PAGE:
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Oracle® Database 2 Day DBA
10g Release 2 (10.2)

Part Number B14196-02
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Upgrading a Database

To upgrade an existing database to the current release of the Oracle Database, use the Database Upgrade Assistant (DBUA).

Overview of the Database Upgrade Assistant

The Database Upgrade Assistant (DBUA) guides you through the upgrade process and configures the database for the new release. The DBUA automates the upgrade process and makes appropriate recommendations for configuration options such as tablespaces and redo logs.

The DBUA provides support for Real Application Clusters (RAC) and Automatic Storage Management (ASM).

Pre-Upgrade Checks

The Database Upgrade Assistant does not begin the upgrade until it completes all of the following pre-upgrade steps:

  • Checks for any invalid user accounts or roles

  • Checks for any invalid datatypes or invalid objects

  • Checks for any desupported character sets

  • Checks for adequate resources, including rollback segments, tablespaces, and free disk space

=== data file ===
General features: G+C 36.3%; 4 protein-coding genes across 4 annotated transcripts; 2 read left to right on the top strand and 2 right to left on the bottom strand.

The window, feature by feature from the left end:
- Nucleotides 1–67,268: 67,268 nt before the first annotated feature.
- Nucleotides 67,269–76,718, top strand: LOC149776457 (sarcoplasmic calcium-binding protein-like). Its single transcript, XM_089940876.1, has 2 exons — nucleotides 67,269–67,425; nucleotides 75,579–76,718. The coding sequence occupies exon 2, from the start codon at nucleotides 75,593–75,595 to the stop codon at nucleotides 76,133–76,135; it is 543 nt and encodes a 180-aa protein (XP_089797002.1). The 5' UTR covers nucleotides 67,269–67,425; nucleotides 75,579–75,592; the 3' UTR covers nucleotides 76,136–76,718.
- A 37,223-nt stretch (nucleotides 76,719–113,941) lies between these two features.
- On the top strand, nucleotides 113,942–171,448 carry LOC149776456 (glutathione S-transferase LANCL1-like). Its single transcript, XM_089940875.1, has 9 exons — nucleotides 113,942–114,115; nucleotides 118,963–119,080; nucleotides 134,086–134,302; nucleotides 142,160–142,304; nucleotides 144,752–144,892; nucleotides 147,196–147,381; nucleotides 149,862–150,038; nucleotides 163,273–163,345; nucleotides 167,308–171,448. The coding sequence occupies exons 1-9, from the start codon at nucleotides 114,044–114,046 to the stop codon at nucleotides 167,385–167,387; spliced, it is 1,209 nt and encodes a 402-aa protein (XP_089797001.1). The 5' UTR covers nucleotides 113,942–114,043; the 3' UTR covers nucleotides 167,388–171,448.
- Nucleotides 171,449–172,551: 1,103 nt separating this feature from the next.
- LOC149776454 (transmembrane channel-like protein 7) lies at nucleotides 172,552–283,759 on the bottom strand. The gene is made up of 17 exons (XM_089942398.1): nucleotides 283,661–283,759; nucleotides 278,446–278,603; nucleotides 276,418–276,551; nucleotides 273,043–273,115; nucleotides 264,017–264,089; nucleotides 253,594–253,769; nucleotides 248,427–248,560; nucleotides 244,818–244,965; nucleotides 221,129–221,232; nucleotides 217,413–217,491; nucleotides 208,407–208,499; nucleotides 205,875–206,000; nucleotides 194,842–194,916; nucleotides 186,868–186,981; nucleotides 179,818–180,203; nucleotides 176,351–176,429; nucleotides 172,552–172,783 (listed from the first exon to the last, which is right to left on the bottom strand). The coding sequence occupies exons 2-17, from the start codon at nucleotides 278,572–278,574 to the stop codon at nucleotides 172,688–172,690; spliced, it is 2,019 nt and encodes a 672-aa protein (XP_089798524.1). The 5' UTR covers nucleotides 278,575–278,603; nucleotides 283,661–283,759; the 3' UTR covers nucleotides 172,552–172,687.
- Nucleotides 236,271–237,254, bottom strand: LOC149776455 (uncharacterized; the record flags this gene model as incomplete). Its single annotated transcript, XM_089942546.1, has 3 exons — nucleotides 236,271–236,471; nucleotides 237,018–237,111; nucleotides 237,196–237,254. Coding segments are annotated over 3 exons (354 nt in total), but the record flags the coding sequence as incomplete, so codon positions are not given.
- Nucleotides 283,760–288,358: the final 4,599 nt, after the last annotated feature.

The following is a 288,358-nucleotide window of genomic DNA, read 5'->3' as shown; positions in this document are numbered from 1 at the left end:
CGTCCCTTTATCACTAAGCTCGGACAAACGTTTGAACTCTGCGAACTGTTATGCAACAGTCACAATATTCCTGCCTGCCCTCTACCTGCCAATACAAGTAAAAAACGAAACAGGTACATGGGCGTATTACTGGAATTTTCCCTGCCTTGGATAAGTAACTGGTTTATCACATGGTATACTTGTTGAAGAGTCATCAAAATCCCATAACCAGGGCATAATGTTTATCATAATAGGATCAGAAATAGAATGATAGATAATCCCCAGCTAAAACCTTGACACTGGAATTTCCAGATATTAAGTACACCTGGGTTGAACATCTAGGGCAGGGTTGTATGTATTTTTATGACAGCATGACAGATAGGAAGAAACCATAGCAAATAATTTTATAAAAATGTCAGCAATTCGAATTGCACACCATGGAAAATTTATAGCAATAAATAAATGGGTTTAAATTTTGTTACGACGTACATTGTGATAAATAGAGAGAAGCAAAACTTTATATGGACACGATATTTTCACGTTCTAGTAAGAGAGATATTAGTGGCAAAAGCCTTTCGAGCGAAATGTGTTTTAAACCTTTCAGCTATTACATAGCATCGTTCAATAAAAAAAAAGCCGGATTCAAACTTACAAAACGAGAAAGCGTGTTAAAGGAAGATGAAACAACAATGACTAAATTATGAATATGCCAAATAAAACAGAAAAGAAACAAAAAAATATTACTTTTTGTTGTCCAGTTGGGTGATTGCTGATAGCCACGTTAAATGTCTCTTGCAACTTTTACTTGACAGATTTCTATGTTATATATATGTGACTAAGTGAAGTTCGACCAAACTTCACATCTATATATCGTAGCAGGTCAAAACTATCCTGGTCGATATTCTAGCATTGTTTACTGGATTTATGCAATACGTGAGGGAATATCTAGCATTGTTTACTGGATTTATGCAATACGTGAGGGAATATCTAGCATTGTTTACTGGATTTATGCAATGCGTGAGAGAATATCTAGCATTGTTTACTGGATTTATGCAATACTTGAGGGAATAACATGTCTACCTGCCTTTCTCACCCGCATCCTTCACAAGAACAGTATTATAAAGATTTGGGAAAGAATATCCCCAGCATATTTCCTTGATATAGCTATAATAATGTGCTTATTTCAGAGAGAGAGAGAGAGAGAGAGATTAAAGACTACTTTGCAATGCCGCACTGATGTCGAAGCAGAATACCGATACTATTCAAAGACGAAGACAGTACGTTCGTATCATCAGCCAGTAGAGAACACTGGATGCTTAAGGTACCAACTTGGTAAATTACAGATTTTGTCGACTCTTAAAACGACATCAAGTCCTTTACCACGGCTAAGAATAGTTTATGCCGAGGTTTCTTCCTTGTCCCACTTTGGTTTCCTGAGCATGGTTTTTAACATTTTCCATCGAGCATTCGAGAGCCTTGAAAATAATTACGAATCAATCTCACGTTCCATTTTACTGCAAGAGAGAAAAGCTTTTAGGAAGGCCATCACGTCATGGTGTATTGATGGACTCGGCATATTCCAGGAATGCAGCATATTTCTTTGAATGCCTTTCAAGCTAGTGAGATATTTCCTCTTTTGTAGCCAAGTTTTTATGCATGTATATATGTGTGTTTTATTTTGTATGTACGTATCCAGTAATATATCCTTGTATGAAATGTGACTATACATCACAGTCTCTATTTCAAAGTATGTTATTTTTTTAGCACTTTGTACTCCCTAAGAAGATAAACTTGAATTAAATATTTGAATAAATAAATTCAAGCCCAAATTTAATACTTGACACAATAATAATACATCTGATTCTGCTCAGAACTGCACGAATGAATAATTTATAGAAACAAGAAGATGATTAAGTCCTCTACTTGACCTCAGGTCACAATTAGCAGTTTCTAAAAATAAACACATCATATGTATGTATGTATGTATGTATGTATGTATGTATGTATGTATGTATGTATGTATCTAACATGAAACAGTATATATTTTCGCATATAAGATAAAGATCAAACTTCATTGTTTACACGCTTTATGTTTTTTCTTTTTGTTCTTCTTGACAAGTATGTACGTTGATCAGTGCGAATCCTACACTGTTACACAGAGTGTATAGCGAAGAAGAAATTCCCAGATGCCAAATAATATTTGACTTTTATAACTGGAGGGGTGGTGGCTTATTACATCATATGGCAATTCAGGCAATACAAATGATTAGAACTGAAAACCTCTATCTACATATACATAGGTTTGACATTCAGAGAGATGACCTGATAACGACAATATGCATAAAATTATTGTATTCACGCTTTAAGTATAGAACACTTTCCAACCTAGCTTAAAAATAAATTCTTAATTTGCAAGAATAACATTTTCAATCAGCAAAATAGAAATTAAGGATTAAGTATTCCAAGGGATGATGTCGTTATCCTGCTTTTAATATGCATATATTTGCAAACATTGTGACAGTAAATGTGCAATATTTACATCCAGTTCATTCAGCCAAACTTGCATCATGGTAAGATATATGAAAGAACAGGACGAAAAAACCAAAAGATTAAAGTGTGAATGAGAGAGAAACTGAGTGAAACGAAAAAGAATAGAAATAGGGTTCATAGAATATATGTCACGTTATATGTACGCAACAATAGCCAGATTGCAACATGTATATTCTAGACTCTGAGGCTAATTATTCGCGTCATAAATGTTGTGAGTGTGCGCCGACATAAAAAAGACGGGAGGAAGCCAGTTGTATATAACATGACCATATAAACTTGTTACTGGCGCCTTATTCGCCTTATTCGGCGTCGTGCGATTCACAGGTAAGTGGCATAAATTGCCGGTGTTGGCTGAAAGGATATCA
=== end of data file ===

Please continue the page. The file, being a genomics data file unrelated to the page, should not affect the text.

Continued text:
• Checks for any missing SQL scripts needed for the upgrade

  • Backs up all necessary files (optional).

Automated Upgrade Tasks

After completing the pre-upgrade steps, the Database Upgrade Assistant automatically performs the following tasks:

  • Modifies or creates new required tablespaces

  • Invokes the appropriate upgrade scripts

  • Archives redo logs

  • Disables archiving during the upgrade phase

While the upgrade is running, the DBUA shows the upgrade progress for each component. The DBUA writes detailed trace and log files and produces a complete HTML report for later reference. To enhance security, the DBUA automatically locks new user accounts in the upgraded database. The DBUA then proceeds to create new configuration files (initialization parameter and listener files) in the new Oracle home.

Support for Real Application Clusters